On Saturday Night Live last week, Seth Meyers asks Kermit to explain the difference between a puppet and a Muppet. Kermit responds with, “A puppet is controlled by a person, whereas I am an actual talking frog.” After watching the old Muppet movies for decades, I still prefer to believe him. No other franchise evokes joy quite like Jim Henson’s prized characters, and director James Bobin reboot The Muppets recaptures that elusive quality. As a terrific tribute and reboot, the movie never waivers from its infectiously positive good humor.
Gary (Jason Segel) is a young man from Smalltown, USA. His girlfriend, Mary (Amy Adams), is a school teacher who specializes in vintage automotive repair. Together they leave for a Los Angeles vacation, bringing along Gary’s brother Walter. At roughly three feet high, Walter is made of felt and plastic. Both he and Gary share unwavering love for the old Muppet show; the trip will be an opportunity to visit their famous studio.
When Walter arrives, the disrepair of Muppet Studios disturbs him. Kermit and the gang have fallen out of fashion in the past years. What’s worse is how billionaire Tex Richman (Chris Cooper) plans to buy the property, destroying it so he can drill for oil underneath. Walter happens to overhear that Kermit can re-purchase the studios for $10 million, so after some cajoling, Kermit agrees to reunite with his old friends for one last show. In front of an empty theater, The Muppets light the lights for their late-night telethon, complete with a celebrity host.
The simplicity of the plot is playful and ironic, giving ample opportunity to catch-up with all our old friends. Some Muppets are doing better than others. Fozzie performs in front of ungrateful crowds, for example, while Dr. Honeydew and Beaker are scientists at the Large Hadron Collider. Clever, fresh jokes like these – from familiar characters, no less – engages that sweet spot of cheer and nostalgia.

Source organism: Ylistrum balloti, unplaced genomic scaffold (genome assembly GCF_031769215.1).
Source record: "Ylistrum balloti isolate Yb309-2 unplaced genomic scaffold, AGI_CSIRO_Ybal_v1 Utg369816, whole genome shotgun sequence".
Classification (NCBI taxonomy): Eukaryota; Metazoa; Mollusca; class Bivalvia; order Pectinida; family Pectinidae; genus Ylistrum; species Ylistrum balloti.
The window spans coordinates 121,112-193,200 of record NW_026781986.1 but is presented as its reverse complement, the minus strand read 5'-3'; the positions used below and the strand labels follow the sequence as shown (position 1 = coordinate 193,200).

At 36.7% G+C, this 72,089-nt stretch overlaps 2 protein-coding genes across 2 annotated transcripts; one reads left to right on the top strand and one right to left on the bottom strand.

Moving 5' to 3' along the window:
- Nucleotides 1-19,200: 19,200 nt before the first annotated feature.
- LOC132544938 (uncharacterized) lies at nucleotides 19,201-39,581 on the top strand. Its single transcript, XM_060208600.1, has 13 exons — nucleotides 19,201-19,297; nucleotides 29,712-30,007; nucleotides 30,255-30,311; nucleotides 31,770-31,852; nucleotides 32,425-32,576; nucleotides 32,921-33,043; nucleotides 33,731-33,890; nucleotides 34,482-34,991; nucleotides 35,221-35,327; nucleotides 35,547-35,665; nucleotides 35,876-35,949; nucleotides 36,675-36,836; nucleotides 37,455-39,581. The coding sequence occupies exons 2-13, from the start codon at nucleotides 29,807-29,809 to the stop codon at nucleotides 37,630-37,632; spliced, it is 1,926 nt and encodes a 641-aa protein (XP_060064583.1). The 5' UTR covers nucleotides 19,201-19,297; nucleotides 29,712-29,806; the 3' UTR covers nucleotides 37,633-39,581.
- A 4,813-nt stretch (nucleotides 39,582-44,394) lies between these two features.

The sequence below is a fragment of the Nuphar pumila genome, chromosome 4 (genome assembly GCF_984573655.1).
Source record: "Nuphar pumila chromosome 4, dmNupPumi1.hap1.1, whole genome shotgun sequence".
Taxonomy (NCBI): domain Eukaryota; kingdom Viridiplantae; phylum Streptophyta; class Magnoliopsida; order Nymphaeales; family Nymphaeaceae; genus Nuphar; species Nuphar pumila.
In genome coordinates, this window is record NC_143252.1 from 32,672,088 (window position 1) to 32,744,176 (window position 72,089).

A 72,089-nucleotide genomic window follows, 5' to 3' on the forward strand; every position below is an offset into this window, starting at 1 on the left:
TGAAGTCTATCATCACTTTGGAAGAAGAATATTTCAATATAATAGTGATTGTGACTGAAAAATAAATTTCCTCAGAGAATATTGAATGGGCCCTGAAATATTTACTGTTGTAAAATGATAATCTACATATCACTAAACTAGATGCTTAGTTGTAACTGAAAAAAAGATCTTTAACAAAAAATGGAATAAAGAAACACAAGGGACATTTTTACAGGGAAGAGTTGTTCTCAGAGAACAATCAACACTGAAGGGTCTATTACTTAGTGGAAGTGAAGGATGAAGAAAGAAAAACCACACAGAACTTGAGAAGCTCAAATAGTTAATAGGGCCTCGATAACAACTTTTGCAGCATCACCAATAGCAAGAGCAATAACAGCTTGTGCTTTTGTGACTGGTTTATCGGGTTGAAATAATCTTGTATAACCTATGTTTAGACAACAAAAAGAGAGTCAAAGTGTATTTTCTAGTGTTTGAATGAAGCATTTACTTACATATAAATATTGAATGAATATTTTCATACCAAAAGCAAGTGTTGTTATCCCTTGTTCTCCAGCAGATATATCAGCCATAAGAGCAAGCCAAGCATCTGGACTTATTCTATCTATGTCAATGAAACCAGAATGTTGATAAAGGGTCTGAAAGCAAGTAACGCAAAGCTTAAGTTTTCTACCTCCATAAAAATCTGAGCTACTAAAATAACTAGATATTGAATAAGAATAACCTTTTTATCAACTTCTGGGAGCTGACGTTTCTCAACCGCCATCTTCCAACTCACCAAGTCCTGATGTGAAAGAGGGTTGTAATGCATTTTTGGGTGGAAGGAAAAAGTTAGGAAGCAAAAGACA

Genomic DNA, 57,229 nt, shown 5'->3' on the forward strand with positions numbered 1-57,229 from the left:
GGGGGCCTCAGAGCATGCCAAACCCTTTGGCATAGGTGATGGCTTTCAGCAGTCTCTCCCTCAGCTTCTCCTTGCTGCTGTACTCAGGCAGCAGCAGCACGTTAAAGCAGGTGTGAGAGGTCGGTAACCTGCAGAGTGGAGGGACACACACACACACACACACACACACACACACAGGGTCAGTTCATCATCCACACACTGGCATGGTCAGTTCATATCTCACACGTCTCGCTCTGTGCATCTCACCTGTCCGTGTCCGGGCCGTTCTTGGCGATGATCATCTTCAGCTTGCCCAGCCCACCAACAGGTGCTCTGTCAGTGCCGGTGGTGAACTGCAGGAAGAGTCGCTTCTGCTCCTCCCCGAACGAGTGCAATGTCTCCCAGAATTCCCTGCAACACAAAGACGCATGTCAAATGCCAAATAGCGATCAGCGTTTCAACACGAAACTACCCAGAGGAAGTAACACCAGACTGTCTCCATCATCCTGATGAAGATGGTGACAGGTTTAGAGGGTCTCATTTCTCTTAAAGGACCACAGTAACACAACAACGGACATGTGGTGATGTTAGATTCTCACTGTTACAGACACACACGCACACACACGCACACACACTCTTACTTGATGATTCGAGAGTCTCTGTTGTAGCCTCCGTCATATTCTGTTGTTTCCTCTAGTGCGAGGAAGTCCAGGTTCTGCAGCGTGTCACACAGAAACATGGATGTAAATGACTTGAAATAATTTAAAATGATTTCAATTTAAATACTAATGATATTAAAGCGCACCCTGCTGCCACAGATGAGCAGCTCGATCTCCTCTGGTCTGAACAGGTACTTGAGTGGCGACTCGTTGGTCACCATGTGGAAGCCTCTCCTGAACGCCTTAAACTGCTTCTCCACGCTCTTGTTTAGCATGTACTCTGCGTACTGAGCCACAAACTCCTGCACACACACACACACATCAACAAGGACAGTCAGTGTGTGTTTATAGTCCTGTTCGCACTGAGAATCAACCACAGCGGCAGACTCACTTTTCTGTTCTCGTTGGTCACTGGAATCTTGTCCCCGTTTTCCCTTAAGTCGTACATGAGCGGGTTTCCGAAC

Written by Segel and Nicholas Stoller, the screenplay breaks the fourth wall in inventive ways, yet remains emotionally engaging. The reunion of Kermit and Ms. Piggy, for example, is complicated and realistic. Like any worthwhile romance, both parties have baggage and quirks they must work through. Thanks to Segel’s writing and the Muppets’ expressive movement, they make Twilight’s Edward and Bella look relatively inanimate.
Seeing the classic Muppets is terrific fun, this is true, but the new faces are equally important players. Segel and Adams are naturally likable and, as a surprise few, have easy chemistry. Cooper rarely appears in material this goofy, but is a perfect villain because, in the tradition of Charles Grodin and Michael Caine, he plays it totally straight. Still, Walter is the most interesting addition to the crew. His quivering energy is funny and sincere, so it is easy to accept his unlikely transition from person to Muppet. Walter may be superfluous for longtime Muppet fans, but I suspect younger movie-goers will treasure him the most since he eases them into this quirky universe.
Walter notwithstanding, The Muppets includes all the terrific stuff that made the early movies such a success. The cameos – I won’t dare spoil any of them – arrive quickly and from surprising sources. Flight of the Conchords’ Bret McKenzie is the music supervisor, and he combines classic songs with tuneful originals. If the movie has any flaw, it’s that that it has one too many sentimental scenes where characters come to a renewed understanding between one another. But I don’t blame Segel/Stoller for including these moments since the Muppets deserve to solve their problems before they get back to making us happy. In fact, I’m at a loss at who could possibly dislike The Muppets. Perhaps humorless, real-life versions of Statler and Waldorf might, and who cares what they think, anyway?